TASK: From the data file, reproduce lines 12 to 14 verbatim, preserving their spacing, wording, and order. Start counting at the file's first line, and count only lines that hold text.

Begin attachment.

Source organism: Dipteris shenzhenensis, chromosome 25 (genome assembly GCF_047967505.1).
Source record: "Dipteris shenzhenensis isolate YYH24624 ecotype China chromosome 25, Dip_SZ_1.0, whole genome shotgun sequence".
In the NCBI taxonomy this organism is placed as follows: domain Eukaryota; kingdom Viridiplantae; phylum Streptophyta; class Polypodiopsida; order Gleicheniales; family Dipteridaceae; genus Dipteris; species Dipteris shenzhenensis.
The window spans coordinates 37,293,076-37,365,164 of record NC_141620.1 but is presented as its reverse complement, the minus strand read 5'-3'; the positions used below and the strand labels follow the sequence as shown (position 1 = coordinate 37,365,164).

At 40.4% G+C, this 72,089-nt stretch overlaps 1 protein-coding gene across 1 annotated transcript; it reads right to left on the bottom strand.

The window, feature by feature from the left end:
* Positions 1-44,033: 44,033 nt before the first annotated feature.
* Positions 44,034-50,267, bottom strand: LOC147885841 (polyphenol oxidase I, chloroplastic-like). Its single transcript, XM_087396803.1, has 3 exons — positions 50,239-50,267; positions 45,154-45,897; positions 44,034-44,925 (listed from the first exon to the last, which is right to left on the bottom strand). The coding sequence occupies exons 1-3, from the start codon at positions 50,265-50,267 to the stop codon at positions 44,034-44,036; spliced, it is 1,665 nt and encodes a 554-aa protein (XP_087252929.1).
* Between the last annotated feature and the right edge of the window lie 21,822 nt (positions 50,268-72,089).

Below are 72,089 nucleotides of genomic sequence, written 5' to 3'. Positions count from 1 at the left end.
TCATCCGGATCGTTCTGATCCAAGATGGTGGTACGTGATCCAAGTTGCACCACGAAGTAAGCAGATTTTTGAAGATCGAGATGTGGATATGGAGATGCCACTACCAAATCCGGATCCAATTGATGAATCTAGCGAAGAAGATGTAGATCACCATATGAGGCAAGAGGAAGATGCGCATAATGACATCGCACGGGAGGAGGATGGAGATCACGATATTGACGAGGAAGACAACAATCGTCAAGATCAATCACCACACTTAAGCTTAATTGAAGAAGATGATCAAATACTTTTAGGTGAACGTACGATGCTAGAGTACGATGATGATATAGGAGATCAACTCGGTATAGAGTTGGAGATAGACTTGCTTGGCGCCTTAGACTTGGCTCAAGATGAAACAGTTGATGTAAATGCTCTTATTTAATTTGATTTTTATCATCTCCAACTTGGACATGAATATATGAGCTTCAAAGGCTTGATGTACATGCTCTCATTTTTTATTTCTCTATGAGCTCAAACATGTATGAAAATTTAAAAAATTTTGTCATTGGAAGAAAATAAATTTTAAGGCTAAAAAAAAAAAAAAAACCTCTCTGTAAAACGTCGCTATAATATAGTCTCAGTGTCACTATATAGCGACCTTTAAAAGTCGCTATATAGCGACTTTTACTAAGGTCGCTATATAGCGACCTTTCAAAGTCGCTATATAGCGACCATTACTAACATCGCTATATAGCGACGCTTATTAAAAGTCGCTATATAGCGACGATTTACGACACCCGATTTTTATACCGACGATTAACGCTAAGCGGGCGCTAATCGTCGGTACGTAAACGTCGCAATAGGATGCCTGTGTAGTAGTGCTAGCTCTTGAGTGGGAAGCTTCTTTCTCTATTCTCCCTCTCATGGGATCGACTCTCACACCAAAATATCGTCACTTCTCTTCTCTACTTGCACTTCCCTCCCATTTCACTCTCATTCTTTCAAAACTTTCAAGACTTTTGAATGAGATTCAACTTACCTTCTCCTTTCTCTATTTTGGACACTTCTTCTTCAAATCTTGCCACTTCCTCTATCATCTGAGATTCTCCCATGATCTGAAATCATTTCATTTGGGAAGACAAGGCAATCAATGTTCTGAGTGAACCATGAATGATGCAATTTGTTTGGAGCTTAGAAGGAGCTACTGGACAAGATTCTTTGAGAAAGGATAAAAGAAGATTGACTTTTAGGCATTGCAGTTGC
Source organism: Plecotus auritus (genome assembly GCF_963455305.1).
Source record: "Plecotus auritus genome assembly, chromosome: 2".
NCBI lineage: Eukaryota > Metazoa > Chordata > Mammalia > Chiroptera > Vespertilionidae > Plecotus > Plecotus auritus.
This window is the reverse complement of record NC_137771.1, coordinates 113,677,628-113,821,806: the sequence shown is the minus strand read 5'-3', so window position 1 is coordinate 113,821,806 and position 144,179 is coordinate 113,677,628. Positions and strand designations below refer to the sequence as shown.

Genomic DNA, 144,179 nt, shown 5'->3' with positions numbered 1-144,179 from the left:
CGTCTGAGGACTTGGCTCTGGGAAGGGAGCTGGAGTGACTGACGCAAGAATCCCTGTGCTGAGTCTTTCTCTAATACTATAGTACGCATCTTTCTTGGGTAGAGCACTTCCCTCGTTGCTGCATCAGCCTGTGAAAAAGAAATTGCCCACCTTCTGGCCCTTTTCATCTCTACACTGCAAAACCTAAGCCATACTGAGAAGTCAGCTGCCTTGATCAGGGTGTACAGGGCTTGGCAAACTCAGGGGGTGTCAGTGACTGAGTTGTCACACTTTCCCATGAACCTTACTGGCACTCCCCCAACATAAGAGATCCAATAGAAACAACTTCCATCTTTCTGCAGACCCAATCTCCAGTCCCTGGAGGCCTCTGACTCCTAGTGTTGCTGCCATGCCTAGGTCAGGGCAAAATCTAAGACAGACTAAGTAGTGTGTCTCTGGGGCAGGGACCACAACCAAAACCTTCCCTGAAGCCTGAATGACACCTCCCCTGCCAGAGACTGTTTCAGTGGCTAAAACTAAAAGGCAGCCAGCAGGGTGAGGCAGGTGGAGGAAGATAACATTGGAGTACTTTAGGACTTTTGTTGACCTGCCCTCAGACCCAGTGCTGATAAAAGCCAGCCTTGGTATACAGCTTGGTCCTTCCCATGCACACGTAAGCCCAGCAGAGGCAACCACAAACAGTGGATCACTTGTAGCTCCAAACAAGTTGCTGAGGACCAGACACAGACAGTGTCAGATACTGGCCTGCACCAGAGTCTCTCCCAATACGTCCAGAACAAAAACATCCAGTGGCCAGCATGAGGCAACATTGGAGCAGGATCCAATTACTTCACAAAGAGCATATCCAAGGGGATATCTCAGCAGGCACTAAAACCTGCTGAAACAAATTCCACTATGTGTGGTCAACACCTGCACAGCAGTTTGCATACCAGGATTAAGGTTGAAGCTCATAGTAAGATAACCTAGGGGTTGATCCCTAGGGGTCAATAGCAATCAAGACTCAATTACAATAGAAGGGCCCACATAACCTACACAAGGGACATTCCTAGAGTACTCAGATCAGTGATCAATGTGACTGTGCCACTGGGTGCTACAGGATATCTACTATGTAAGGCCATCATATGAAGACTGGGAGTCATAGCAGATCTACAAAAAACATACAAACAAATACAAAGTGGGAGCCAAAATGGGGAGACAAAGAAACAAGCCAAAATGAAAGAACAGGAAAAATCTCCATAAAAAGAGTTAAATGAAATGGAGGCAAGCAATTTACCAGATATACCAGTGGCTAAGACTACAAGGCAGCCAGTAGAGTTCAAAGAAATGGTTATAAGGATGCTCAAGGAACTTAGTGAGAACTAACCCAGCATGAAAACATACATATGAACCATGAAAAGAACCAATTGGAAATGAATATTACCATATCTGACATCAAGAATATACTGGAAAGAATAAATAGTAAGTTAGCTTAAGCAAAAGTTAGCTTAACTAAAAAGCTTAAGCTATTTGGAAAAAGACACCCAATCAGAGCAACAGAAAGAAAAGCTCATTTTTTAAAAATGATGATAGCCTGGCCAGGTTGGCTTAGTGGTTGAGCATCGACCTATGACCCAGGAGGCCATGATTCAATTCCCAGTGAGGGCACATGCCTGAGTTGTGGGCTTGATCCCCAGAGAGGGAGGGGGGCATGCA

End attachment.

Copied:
Source organism: Plecotus auritus (genome assembly GCF_963455305.1).
Source record: "Plecotus auritus genome assembly, chromosome: 2".
NCBI lineage: Eukaryota > Metazoa > Chordata > Mammalia > Chiroptera > Vespertilionidae > Plecotus > Plecotus auritus.